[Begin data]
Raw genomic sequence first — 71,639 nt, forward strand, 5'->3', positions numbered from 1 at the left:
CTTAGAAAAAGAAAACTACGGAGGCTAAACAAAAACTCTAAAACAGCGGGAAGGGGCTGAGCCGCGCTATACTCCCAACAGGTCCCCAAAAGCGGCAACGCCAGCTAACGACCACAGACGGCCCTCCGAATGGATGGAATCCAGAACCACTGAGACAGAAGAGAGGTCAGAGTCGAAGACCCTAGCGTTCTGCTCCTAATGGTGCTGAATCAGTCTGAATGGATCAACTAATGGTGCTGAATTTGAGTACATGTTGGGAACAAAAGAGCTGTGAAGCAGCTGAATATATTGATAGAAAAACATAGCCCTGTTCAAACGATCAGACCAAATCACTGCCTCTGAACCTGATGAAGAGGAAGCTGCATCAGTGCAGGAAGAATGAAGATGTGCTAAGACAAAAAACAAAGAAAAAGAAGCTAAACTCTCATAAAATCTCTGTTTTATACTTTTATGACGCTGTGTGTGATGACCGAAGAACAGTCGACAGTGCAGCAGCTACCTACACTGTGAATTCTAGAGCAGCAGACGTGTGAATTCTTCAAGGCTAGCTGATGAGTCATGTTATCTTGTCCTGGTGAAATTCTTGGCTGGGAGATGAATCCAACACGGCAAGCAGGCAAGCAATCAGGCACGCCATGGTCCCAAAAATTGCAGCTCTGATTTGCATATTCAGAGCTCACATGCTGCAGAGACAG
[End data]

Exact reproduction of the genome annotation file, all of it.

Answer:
Raw genomic sequence first — 71,639 nt, forward strand, 5'->3', positions numbered from 1 at the left:
CTTAGAAAAAGAAAACTACGGAGGCTAAACAAAAACTCTAAAACAGCGGGAAGGGGCTGAGCCGCGCTATACTCCCAACAGGTCCCCAAAAGCGGCAACGCCAGCTAACGACCACAGACGGCCCTCCGAATGGATGGAATCCAGAACCACTGAGACAGAAGAGAGGTCAGAGTCGAAGACCCTAGCGTTCTGCTCCTAATGGTGCTGAATCAGTCTGAATGGATCAACTAATGGTGCTGAATTTGAGTACATGTTGGGAACAAAAGAGCTGTGAAGCAGCTGAATATATTGATAGAAAAACATAGCCCTGTTCAAACGATCAGACCAAATCACTGCCTCTGAACCTGATGAAGAGGAAGCTGCATCAGTGCAGGAAGAATGAAGATGTGCTAAGACAAAAAACAAAGAAAAAGAAGCTAAACTCTCATAAAATCTCTGTTTTATACTTTTATGACGCTGTGTGTGATGACCGAAGAACAGTCGACAGTGCAGCAGCTACCTACACTGTGAATTCTAGAGCAGCAGACGTGTGAATTCTTCAAGGCTAGCTGATGAGTCATGTTATCTTGTCCTGGTGAAATTCTTGGCTGGGAGATGAATCCAACACGGCAAGCAGGCAAGCAATCAGGCACGCCATGGTCCCAAAAATTGCAGCTCTGATTTGCATATTCAGAGCTCACATGCTGCAGAGACAG